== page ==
GUNNER stays an average of 10% cooler than leading aluminum & single-wall rotomolded crates.
Guest Post by Josh Wolfe
A waterfowl hunter spends a lot of time on the road, following the migration. Here are a few places that I love to visit as I travel from duckhole to duckhole.
In “Nothing To Do For Three Weeks,” writer Gordon MacQuarrie, best known for his short stories involving hunting and fishing, establishes his belief that “the prudent duck hunter’s greatest solace is a second breakfast.” The first breakfast takes place in the predawn hours after rolling out of bed. This one is especially important as it will give you the energy (which you’ll likely work and shiver off) to keep you warm during the cold hours ahead. The second happens after the hunt, and can be enjoyed either back at camp or at one of the various diners around the country that caters to hunters, specifically duck hunters.
Below I’ve listed a few favorites that I’ve discovered along the miles of traveled road, most of it with & dogs atow in a travel crate. If you ever find yourself in one of these areas, stop in for that much deserved second breakfast, lunch, or dinner and cocktails. For the most part, these places will fill your stomach while leaving your wallet about the same size as when you walked in.
There are numerous guides and outfitters in the area, and Tunica Lake offers public access to some fine duck hunting if you do your homework and the water level of the Mississippi River cooperates.
Established in 1924, this landmark of downtown Tunica, Mississippi, is situated on Route 61 and is a popular spot for waterfowlers hunting at the top of the Mississippi Delta. Known for its great food and hospitality, the Blue and White opens very early for breakfast and remains so through lunch where burgers, pork chops and fried catfish adorn the menu for the hungry. I had the fried shrimp, which were some of the largest and freshest I’ve ever had. Restaurants don’t stay in business for bad service and worse food.
“Earl Buss-Bayou DeView WMA encompasses only 4,435 acres, but it’s rarely overcrowded, and when conditions are right, the duck hunting here is little short of phenomenal.” – Game and Fish Magazine
Josie’s is a personal favorite of many duck hunters for more reasons than just the food. For years, I hunted a farm in Cherry Valley, Arkansas, with four or five pits, several blinds and about a hundred acres of rice fields and just enough water. And so it happened that right down the road was Josie’s. It was mostly in the evenings when we’d pull out of camp to eat a steak, share some stories and blow off some steam. On weekends, they have karaoke for guaranteed entertainment or embarrassment, depending which side of the coin you’re on. I even met 2011’s World Duck Calling Champion Antonio Jones just days after he claimed one of the most coveted awards in the duck hunting community.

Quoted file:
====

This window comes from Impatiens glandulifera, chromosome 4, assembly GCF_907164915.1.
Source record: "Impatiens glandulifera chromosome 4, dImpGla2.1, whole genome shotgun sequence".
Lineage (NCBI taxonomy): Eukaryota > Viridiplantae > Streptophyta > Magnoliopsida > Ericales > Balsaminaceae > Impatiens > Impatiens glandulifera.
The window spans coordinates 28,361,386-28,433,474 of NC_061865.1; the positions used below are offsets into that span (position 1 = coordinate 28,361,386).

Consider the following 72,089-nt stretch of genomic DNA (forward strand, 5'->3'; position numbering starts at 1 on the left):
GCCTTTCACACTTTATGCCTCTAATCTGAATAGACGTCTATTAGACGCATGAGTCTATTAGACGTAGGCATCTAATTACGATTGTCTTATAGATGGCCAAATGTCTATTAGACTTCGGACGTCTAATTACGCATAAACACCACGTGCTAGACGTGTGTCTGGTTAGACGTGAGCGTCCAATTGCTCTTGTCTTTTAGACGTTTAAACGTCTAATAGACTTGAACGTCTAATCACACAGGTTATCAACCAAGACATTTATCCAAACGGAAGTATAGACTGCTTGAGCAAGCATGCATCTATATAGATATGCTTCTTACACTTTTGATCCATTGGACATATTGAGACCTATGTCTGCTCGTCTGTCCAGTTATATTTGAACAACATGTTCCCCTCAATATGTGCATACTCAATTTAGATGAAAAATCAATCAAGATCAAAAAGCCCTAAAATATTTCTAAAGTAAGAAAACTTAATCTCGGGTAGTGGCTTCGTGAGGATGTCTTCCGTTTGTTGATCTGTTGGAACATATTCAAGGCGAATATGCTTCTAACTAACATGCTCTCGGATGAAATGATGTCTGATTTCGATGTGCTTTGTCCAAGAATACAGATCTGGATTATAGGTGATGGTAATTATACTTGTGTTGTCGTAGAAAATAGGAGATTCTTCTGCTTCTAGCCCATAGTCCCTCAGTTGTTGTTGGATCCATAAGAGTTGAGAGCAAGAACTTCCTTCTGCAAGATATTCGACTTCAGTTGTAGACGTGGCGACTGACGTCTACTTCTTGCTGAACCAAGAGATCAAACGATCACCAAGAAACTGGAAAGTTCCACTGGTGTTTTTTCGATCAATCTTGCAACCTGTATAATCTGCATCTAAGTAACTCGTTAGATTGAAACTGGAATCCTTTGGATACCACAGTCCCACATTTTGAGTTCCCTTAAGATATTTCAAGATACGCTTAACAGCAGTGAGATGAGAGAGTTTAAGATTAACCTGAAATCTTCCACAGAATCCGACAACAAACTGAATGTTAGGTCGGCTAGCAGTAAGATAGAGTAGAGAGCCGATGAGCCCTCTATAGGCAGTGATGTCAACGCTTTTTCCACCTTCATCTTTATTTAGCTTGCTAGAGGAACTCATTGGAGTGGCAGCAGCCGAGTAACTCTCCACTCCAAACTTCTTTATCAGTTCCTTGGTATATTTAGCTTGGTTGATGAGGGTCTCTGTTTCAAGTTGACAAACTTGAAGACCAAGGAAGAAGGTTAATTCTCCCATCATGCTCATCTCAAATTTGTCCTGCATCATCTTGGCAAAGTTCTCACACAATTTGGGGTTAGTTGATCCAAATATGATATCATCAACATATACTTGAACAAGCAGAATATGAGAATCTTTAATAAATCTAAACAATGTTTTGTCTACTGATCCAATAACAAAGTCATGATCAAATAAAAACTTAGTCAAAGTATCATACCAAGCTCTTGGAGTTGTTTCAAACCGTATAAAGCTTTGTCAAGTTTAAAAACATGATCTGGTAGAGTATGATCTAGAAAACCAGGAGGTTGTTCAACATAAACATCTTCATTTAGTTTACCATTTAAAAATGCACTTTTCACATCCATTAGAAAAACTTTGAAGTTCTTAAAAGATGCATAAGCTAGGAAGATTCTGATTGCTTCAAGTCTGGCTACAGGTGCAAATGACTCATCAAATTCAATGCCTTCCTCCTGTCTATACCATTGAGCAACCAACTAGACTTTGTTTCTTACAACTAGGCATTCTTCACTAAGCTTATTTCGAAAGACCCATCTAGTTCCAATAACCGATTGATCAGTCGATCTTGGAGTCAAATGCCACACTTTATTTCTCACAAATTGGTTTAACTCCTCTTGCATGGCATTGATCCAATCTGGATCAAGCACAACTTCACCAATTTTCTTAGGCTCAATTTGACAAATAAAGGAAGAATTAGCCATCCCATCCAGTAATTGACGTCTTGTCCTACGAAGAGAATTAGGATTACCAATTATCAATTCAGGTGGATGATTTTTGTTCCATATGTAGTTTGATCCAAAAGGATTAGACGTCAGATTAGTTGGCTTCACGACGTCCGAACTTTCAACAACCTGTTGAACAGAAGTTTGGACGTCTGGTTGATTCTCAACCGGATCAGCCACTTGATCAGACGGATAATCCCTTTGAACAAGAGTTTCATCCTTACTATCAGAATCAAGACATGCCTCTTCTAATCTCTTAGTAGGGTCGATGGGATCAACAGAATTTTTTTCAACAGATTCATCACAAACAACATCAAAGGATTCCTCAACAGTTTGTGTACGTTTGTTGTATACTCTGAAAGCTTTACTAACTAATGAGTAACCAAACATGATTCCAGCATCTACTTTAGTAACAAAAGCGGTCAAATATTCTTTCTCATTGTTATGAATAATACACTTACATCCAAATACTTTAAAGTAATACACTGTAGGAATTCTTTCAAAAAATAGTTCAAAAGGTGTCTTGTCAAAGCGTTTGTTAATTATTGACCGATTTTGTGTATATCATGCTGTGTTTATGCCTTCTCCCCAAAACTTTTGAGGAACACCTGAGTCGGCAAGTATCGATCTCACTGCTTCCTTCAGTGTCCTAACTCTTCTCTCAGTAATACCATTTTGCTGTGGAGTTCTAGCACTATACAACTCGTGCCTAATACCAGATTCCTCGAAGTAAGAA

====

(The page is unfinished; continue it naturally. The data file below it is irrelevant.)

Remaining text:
Why! They ain’t no duck hunting in Memphis! While that’s true, I bet more duck hunters travelling to the south’s Mississippi Flyway drive through Memphis than any other city. Whether you’re going to or fro your hunting destination, Memphis is jam packed with awesome eateries.
The most popular, Rendezvous (formally and respectfully Charles Vergos’ Rendezvous), is right on time every time. But for me, TJ Mulligan’s is where I’ve stopped on so many occasions with my father and friends, usually on our return home from the Arkansas Delta. First, the food is spectacular. I’m a reuben sandwich aficionado, couple that with one of their many draught beers and… Well, let’s just say I can’t think of a better way to kick back and reflect on the weekend. There are pool tables and dart boards in case you’re not in a hurry to get home.
Crab Orchard National Wildlife Refuge
“Crab Orchard offers a freelance area and a daily draw for blinds. Late-season hunting is best—when there’s snow and ice in the upper Midwest it will help push large numbers of birds into the area.” – Outdoor Life
Years ago I traveled out near Marion, Illinois, to hunt ducks. At the time, it was the farthest I’d ever driven for waterfowl. And to this day, it was the most unsuccessful trip, numbers wise, I’ve ever been on. There have been other slow hunts, but I have to factor in the mileage just to kill one duck.
The thing that still sticks with me to this day is the memory of eating ribs at Grumpy’s Smokehouse just down the road from Marion in Carterville, at the junction of Highways 13 and 148. At first I had laughed out loud at the name, but when it was all said and done I could not stop raving about how good the barbeque was… in Illinois. Though they may seem quite inappropriate together, ribs and whiskey are one of those combinations that suits me like peas and carrots, or whatever. On Friday nights, they have all you can eat catfish, but A) being a southern boy who can eat catfish whenever and B) instantly hooked on the smell of delicious meats smoking in a hickory pit, it was just too much to pass up. In hindsight, it was the right call.
This is a working list, and Gunner Kennels would love to hear your favorite places to eat while on the road. Comment below with any recommendations you have, and we will add them to the list.
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